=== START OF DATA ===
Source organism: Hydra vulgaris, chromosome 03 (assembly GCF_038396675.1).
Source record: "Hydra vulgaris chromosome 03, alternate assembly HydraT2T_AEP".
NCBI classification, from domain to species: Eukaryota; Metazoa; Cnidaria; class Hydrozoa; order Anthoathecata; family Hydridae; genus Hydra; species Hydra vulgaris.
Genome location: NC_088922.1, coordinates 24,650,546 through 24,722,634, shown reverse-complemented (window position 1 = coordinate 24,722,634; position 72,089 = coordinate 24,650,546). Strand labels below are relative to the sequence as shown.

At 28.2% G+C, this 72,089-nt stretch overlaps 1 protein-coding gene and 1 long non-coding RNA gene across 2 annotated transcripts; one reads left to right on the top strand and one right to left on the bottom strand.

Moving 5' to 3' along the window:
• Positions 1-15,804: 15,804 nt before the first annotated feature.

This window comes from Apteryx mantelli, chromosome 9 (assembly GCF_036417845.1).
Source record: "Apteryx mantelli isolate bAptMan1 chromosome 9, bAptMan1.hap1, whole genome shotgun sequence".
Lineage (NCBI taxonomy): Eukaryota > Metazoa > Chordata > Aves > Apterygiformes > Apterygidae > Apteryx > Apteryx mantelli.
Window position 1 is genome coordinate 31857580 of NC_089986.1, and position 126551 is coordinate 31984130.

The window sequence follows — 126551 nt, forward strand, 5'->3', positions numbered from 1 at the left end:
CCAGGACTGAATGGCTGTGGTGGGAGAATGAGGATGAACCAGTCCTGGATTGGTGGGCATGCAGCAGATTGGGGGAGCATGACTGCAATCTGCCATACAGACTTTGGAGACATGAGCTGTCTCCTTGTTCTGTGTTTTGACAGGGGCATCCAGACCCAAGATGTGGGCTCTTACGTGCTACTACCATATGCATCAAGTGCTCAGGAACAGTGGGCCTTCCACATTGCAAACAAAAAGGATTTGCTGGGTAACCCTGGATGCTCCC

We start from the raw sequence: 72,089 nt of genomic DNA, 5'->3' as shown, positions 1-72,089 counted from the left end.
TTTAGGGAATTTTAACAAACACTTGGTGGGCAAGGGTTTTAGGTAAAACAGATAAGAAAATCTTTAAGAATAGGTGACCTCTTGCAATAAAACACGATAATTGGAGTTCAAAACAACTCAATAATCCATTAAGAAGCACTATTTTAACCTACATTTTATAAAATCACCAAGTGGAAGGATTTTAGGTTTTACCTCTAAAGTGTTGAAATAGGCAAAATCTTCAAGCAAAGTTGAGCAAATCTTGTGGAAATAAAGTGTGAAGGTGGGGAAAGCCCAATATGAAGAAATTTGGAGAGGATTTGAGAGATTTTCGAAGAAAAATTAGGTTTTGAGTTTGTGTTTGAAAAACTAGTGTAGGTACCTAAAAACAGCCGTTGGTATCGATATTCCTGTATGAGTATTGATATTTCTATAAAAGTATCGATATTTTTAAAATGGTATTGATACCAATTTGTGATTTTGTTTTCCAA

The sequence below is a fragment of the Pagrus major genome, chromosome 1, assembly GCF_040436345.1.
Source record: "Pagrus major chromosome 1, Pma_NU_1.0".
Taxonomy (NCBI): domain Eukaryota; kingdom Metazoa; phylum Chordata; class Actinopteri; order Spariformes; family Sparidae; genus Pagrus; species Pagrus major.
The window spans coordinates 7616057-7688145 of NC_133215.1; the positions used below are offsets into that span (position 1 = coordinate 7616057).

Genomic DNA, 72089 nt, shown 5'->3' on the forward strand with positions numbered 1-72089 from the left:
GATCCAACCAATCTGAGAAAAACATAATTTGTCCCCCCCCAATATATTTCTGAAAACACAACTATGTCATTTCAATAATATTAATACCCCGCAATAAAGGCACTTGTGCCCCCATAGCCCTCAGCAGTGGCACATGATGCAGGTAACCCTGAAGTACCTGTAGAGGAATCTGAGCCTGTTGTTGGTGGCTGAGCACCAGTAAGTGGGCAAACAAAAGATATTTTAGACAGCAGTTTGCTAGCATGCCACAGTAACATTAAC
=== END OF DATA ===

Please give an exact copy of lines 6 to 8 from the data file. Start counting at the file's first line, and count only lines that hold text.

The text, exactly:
Moving 5' to 3' along the window:
• Positions 1-15,804: 15,804 nt before the first annotated feature.

This window comes from Apteryx mantelli, chromosome 9 (assembly GCF_036417845.1).